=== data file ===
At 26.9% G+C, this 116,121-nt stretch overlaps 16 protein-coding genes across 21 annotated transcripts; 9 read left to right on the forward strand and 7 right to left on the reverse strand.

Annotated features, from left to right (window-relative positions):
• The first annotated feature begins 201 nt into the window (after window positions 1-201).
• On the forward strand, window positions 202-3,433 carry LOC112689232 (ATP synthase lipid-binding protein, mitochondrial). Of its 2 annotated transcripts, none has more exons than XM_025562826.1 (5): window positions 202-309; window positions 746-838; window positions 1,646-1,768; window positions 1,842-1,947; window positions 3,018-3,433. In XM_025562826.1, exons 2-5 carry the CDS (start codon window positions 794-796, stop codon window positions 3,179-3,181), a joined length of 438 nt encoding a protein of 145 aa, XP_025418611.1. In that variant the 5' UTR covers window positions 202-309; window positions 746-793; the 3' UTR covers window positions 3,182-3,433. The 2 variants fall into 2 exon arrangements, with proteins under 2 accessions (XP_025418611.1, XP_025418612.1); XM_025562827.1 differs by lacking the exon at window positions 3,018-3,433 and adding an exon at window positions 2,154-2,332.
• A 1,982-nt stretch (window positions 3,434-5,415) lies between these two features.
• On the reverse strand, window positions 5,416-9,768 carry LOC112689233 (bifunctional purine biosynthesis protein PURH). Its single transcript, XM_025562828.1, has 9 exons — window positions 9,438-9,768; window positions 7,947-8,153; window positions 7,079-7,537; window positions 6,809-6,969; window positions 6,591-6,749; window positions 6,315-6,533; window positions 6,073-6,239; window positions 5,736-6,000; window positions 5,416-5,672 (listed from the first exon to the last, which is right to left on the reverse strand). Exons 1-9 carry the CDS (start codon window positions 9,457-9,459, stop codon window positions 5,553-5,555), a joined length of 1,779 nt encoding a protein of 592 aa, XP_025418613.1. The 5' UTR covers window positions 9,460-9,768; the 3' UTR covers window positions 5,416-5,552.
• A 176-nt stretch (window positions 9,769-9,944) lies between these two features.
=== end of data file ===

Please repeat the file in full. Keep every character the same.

At 26.9% G+C, this 116,121-nt stretch overlaps 16 protein-coding genes across 21 annotated transcripts; 9 read left to right on the forward strand and 7 right to left on the reverse strand.

Annotated features, from left to right (window-relative positions):
• The first annotated feature begins 201 nt into the window (after window positions 1-201).
• On the forward strand, window positions 202-3,433 carry LOC112689232 (ATP synthase lipid-binding protein, mitochondrial). Of its 2 annotated transcripts, none has more exons than XM_025562826.1 (5): window positions 202-309; window positions 746-838; window positions 1,646-1,768; window positions 1,842-1,947; window positions 3,018-3,433. In XM_025562826.1, exons 2-5 carry the CDS (start codon window positions 794-796, stop codon window positions 3,179-3,181), a joined length of 438 nt encoding a protein of 145 aa, XP_025418611.1. In that variant the 5' UTR covers window positions 202-309; window positions 746-793; the 3' UTR covers window positions 3,182-3,433. The 2 variants fall into 2 exon arrangements, with proteins under 2 accessions (XP_025418611.1, XP_025418612.1); XM_025562827.1 differs by lacking the exon at window positions 3,018-3,433 and adding an exon at window positions 2,154-2,332.
• A 1,982-nt stretch (window positions 3,434-5,415) lies between these two features.
• On the reverse strand, window positions 5,416-9,768 carry LOC112689233 (bifunctional purine biosynthesis protein PURH). Its single transcript, XM_025562828.1, has 9 exons — window positions 9,438-9,768; window positions 7,947-8,153; window positions 7,079-7,537; window positions 6,809-6,969; window positions 6,591-6,749; window positions 6,315-6,533; window positions 6,073-6,239; window positions 5,736-6,000; window positions 5,416-5,672 (listed from the first exon to the last, which is right to left on the reverse strand). Exons 1-9 carry the CDS (start codon window positions 9,457-9,459, stop codon window positions 5,553-5,555), a joined length of 1,779 nt encoding a protein of 592 aa, XP_025418613.1. The 5' UTR covers window positions 9,460-9,768; the 3' UTR covers window positions 5,416-5,552.
• A 176-nt stretch (window positions 9,769-9,944) lies between these two features.